The view from the bridge
Welcome to Tacoma
Running thru War
Memorial Park
After finally making it up to the end of the hill, we crossed Jackson Avenue, aided by a policeman stopping traffic as runners made our way through, and continued on a route through the concrete paths within War Memorial Park, a small green patch situated at the end of the bridge.  However, in the light of the April sun, the park was festooned with gorgeous cherry blossom trees, providing a beautiful setting for us to run through as we made our way past the parking lot and onto Skyline Drive, and into a residential neighborhood.  We ran to the end of the street to the dead end, where we picked up back along the sidewalk on the north side of N. 9th Street, and ran eastward along the narrow path, which was separated by orange cones.  We would run about a half mile along this sidewalk before turning right back around and then continuing over the pedestrian bridge that spanned over Washington Route 16.  All along the sidewalk, we saw many humongous earthworms wriggling around, seemingly fresh from the dewy morning, making their way to the moist dirt nearby.  I'm not sure if others saw them, but they were HUGE.

Tacoma's West End neighborhood
After crossing the pedestrian bridge, we continued running around the residential areas of the Skyline neighborhood in Tacoma's West End, running about two miles along Westgate Blvd and then 21st Street, before making a turn south along Proctor Street.   Along the way, I encountered a couple from Calgary, Alberta, wearing some snazzy Canadian singlets, and I remarked about my interest in running in their hometown after hearing about its popular marathon.  The views were quite impressive along the way, as I admired the beauty of the cherry blossom trees in full bloom, and the miles felt really good as the went along.  We turned along N. 7th Street, before hitting mile 8, and then running north along a very nicely manicured Union Avenue, while passing by the University of Puget Sound, only national, independent undergraduate liberal arts college in Western Washington.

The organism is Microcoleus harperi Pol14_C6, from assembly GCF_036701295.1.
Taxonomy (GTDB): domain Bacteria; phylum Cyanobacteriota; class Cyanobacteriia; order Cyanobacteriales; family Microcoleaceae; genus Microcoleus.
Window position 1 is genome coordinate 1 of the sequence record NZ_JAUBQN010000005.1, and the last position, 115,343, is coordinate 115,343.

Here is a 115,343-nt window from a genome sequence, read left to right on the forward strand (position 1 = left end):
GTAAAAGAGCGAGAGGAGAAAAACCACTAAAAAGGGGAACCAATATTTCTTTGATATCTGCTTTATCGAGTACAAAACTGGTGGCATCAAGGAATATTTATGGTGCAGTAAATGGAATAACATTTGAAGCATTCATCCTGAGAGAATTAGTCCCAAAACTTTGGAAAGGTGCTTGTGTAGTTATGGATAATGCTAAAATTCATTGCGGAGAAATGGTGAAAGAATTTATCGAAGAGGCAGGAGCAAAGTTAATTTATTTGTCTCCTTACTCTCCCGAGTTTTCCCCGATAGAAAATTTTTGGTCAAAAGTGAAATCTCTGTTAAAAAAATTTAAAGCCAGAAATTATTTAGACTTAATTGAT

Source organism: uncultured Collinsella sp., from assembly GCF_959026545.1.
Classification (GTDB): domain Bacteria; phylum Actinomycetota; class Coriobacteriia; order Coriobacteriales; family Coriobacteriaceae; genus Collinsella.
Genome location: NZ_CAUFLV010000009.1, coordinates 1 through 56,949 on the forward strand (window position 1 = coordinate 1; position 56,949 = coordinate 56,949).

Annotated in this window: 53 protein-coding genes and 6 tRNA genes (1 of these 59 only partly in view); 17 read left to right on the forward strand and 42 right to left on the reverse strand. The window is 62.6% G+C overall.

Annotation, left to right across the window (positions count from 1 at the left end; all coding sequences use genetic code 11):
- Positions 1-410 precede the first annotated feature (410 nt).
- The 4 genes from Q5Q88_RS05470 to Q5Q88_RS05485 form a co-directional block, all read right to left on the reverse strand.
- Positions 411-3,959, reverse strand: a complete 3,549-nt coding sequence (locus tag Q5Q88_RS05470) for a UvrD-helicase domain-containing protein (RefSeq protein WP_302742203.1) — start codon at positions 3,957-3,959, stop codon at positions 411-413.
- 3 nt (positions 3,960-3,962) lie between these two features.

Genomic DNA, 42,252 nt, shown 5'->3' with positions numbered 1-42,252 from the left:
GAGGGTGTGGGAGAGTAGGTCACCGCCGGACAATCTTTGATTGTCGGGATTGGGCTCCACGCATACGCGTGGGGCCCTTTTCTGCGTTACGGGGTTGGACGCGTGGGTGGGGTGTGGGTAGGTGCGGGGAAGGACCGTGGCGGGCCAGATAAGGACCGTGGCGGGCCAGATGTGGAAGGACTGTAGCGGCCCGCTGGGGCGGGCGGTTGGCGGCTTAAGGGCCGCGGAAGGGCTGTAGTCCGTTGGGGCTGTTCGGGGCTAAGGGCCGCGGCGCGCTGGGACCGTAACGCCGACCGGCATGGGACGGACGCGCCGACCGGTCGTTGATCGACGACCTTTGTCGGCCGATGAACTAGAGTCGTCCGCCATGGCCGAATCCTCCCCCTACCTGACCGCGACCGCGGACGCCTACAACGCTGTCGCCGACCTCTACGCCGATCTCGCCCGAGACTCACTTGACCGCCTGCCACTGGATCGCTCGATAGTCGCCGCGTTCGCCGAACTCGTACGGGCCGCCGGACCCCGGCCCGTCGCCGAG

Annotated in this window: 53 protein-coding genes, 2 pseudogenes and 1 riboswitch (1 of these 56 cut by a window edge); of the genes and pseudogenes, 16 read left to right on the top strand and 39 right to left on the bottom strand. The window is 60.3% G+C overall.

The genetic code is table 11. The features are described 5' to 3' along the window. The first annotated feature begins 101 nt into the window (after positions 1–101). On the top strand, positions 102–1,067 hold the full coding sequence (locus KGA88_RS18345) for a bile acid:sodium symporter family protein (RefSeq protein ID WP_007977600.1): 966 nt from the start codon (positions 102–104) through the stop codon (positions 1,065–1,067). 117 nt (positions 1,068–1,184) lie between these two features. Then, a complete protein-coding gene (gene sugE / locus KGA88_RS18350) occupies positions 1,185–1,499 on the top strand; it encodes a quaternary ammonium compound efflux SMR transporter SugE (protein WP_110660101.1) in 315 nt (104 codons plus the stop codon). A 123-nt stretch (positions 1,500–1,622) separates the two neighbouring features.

Meandering through neighborhoods
We entered Central Tacoma and made our way through what could be considered Tacoma's "Main Street," past the intersection of Proctor and 26th Street.  We looped around various residential streets as we zigzagged our way through the North End, and reached the halfway point along North 42nd Street, where we would eventually meet up with the half marathon runners at Bristol Street. We would run alongside them for the next 3/4 mile (they were just reaching the halfway point of their race), before separating again - us turning left, and them turning right, as we proceeded along 51st Street, to curve around to the entrance to the northernmost tip of Tacoma - Point Defiance Park.  We had a beautiful downhill surrounded by more cherry blossoms along Mildred Street, followed by a strugglebus of an uphill hike just to reach the entrance of the park.

Heading into Point Defiance Park
Old growth forest in
Point Defiance Park
When we got into the park, it was a little confusing as we saw faster runners making their way past us, seemingly finishing a loop of the park. As it turns out, we would be passing the "entrance" area twice.  After being led through some rough terrain - having to run through some sticky mud and grass (that I don't believe was the initial plan to have to deal with running through in the first place-- damn construction!) and past a beautiful Japanese garden, we found ourselves on asphalt yet again.  But, now we were surrounded by the most majestic old growth forest along its aptly named Five Mile Drive.  It was a gradual uphill, and you could totally feel it.  There was quite a bit of walking through, fittingly, the next five miles.